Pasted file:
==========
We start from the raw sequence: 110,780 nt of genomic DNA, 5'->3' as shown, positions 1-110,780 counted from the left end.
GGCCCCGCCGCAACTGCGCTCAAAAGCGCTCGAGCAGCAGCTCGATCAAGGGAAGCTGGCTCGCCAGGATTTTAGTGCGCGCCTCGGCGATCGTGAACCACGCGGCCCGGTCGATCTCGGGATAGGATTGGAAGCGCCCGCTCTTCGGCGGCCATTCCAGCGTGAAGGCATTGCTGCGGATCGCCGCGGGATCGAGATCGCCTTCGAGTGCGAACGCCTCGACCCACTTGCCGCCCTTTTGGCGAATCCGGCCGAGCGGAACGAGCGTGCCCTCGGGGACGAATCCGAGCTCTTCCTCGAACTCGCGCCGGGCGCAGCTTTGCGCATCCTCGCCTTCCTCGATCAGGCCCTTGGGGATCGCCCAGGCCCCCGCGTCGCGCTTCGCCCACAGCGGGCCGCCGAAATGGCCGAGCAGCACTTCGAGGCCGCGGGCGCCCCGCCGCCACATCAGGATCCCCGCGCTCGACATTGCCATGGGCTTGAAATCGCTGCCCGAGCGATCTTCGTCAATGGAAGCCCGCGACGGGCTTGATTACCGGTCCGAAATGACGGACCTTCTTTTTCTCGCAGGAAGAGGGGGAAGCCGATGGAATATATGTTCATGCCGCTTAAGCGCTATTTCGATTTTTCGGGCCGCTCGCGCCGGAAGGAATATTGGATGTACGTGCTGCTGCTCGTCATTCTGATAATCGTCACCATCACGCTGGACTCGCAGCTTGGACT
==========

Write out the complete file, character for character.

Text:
We start from the raw sequence: 110,780 nt of genomic DNA, 5'->3' as shown, positions 1-110,780 counted from the left end.
GGCCCCGCCGCAACTGCGCTCAAAAGCGCTCGAGCAGCAGCTCGATCAAGGGAAGCTGGCTCGCCAGGATTTTAGTGCGCGCCTCGGCGATCGTGAACCACGCGGCCCGGTCGATCTCGGGATAGGATTGGAAGCGCCCGCTCTTCGGCGGCCATTCCAGCGTGAAGGCATTGCTGCGGATCGCCGCGGGATCGAGATCGCCTTCGAGTGCGAACGCCTCGACCCACTTGCCGCCCTTTTGGCGAATCCGGCCGAGCGGAACGAGCGTGCCCTCGGGGACGAATCCGAGCTCTTCCTCGAACTCGCGCCGGGCGCAGCTTTGCGCATCCTCGCCTTCCTCGATCAGGCCCTTGGGGATCGCCCAGGCCCCCGCGTCGCGCTTCGCCCACAGCGGGCCGCCGAAATGGCCGAGCAGCACTTCGAGGCCGCGGGCGCCCCGCCGCCACATCAGGATCCCCGCGCTCGACATTGCCATGGGCTTGAAATCGCTGCCCGAGCGATCTTCGTCAATGGAAGCCCGCGACGGGCTTGATTACCGGTCCGAAATGACGGACCTTCTTTTTCTCGCAGGAAGAGGGGGAAGCCGATGGAATATATGTTCATGCCGCTTAAGCGCTATTTCGATTTTTCGGGCCGCTCGCGCCGGAAGGAATATTGGATGTACGTGCTGCTGCTCGTCATTCTGATAATCGTCACCATCACGCTGGACTCGCAGCTTGGACT